The detector can include an imaging lens 25 that images the collimated light onto the photodiode. Lens 25 can be used to adjust the size of the light stripes to match the size of the photodiode or photodiodes in the detector. When used in this manner, the photodetector is placed at a point between the code strip and the focal point of lens 25. The distance between the photodetector and the lens determines the size of the code strip image on the photodetector.

In general, a transmissive encoder is constructed from two separate sub-modules that are provided to the manufacturer of the encoder. The first sub-module includes the light source consisting of emitter 11 and lens 24. The second sub-module consists of photodetector 13 and lens 25. Since the light is collimated, the only critical distances are those between emitter 11 and lens 24 and between lens 25 and photodetector 13. These distances can be controlled to a high level of precision by the sub-module manufacturer. Hence, the tolerances that need to be maintained by the encoder manufacturer are substantially reduced in transmissive designs. However, transmissive encoders are more expensive from the point of view of the entity assembling the encoder, since two sub-modules must be mounted and aligned.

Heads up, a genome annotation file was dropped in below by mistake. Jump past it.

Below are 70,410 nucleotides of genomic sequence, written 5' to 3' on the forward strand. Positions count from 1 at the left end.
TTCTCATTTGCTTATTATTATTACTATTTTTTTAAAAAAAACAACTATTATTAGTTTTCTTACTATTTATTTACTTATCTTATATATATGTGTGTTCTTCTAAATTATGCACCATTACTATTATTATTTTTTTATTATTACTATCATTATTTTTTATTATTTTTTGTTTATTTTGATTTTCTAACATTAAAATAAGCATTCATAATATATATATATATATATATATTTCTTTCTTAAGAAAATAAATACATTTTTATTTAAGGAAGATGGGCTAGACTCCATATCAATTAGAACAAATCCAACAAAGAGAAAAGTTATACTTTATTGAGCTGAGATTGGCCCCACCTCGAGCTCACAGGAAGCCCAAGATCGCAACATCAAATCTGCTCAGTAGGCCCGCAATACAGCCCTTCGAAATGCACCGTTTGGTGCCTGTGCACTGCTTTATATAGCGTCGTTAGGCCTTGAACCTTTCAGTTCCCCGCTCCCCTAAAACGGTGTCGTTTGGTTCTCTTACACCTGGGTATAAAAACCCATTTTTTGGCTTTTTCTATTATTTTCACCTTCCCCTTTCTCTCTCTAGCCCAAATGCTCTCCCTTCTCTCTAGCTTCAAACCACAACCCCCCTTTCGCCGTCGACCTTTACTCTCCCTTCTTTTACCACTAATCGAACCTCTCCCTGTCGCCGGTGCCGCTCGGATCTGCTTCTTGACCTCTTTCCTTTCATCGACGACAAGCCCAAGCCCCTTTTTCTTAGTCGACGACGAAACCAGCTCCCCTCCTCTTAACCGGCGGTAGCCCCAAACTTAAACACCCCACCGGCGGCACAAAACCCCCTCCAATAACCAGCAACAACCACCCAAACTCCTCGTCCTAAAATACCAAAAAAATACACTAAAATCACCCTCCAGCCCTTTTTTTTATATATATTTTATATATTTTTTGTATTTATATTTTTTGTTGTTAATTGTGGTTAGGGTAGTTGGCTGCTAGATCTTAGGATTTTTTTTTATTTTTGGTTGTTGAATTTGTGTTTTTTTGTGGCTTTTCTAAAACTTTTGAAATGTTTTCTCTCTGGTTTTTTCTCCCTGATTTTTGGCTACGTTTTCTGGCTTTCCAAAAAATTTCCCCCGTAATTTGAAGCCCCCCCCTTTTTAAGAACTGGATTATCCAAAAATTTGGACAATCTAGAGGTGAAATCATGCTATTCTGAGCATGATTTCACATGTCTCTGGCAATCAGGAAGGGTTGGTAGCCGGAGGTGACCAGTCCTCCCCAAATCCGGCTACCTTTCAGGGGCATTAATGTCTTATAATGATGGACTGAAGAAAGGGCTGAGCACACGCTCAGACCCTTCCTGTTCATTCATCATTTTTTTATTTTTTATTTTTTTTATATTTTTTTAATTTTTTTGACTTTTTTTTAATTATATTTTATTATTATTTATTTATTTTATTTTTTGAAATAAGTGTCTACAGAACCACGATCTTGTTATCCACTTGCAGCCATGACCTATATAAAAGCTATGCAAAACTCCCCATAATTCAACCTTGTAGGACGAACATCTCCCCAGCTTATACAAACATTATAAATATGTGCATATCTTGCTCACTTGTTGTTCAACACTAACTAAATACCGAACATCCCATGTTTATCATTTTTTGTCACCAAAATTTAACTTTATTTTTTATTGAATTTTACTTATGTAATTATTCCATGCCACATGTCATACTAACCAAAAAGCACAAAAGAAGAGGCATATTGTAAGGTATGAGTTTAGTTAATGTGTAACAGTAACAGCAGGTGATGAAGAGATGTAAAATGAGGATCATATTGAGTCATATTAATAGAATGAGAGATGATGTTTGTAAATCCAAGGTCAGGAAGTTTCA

FIG. 2 illustrates one type reflective encoder. In reflective encoders, the code strip includes reflective stripes 18 and absorptive stripes 19. The emitter includes an optical system such as a lens 21 that images the emitter light source into the detector when the light strikes a reflective stripe on the code strip. The light from the emitter is reflected or absorbed by the stripes on the code strip. The output from the photodetector is again converted to a logic signal. In embodiments in which the photodetector includes a plurality of photodiodes that provide a signal that depends on matching an image of the strips to the photodiodes, a second lens 27 can be included to adjust the size of the code strip image to the size of the photodetectors in a manner analogous to that described above.